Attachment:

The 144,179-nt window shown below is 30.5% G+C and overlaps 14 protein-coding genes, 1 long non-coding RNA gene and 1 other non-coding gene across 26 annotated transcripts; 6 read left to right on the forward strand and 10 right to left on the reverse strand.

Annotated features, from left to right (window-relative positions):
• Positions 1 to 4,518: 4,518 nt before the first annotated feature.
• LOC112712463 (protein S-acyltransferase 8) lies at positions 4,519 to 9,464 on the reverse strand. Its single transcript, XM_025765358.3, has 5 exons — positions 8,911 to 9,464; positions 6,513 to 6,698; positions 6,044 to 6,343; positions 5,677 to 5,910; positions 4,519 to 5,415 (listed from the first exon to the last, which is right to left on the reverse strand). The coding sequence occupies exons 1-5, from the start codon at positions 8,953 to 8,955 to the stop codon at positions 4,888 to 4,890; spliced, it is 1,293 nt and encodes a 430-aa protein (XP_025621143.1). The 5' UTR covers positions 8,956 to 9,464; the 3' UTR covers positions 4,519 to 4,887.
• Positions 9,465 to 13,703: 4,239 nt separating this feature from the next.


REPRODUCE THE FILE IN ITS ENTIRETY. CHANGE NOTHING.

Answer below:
The 144,179-nt window shown below is 30.5% G+C and overlaps 14 protein-coding genes, 1 long non-coding RNA gene and 1 other non-coding gene across 26 annotated transcripts; 6 read left to right on the forward strand and 10 right to left on the reverse strand.

Annotated features, from left to right (window-relative positions):
• Positions 1 to 4,518: 4,518 nt before the first annotated feature.
• LOC112712463 (protein S-acyltransferase 8) lies at positions 4,519 to 9,464 on the reverse strand. Its single transcript, XM_025765358.3, has 5 exons — positions 8,911 to 9,464; positions 6,513 to 6,698; positions 6,044 to 6,343; positions 5,677 to 5,910; positions 4,519 to 5,415 (listed from the first exon to the last, which is right to left on the reverse strand). The coding sequence occupies exons 1-5, from the start codon at positions 8,953 to 8,955 to the stop codon at positions 4,888 to 4,890; spliced, it is 1,293 nt and encodes a 430-aa protein (XP_025621143.1). The 5' UTR covers positions 8,956 to 9,464; the 3' UTR covers positions 4,519 to 4,887.
• Positions 9,465 to 13,703: 4,239 nt separating this feature from the next.